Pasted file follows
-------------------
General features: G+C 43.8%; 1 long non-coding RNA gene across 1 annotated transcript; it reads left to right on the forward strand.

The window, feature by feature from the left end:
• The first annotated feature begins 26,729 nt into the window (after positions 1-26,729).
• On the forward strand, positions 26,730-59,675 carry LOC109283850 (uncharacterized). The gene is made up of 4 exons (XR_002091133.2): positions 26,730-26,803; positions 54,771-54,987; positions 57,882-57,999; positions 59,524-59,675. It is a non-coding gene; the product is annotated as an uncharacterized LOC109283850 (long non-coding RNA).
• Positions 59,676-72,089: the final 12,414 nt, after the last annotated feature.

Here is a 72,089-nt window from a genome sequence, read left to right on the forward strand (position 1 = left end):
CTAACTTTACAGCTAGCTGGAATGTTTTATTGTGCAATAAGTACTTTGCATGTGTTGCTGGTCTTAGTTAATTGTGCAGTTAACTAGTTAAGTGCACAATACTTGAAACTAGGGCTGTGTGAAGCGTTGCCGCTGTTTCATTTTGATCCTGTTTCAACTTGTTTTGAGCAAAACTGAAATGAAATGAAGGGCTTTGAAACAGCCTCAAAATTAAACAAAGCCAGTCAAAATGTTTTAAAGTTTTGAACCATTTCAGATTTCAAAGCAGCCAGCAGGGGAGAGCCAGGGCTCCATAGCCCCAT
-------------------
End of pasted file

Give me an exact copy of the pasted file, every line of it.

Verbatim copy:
General features: G+C 43.8%; 1 long non-coding RNA gene across 1 annotated transcript; it reads left to right on the forward strand.

The window, feature by feature from the left end:
• The first annotated feature begins 26,729 nt into the window (after positions 1-26,729).
• On the forward strand, positions 26,730-59,675 carry LOC109283850 (uncharacterized). The gene is made up of 4 exons (XR_002091133.2): positions 26,730-26,803; positions 54,771-54,987; positions 57,882-57,999; positions 59,524-59,675. It is a non-coding gene; the product is annotated as an uncharacterized LOC109283850 (long non-coding RNA).
• Positions 59,676-72,089: the final 12,414 nt, after the last annotated feature.

Here is a 72,089-nt window from a genome sequence, read left to right on the forward strand (position 1 = left end):
CTAACTTTACAGCTAGCTGGAATGTTTTATTGTGCAATAAGTACTTTGCATGTGTTGCTGGTCTTAGTTAATTGTGCAGTTAACTAGTTAAGTGCACAATACTTGAAACTAGGGCTGTGTGAAGCGTTGCCGCTGTTTCATTTTGATCCTGTTTCAACTTGTTTTGAGCAAAACTGAAATGAAATGAAGGGCTTTGAAACAGCCTCAAAATTAAACAAAGCCAGTCAAAATGTTTTAAAGTTTTGAACCATTTCAGATTTCAAAGCAGCCAGCAGGGGAGAGCCAGGGCTCCATAGCCCCAT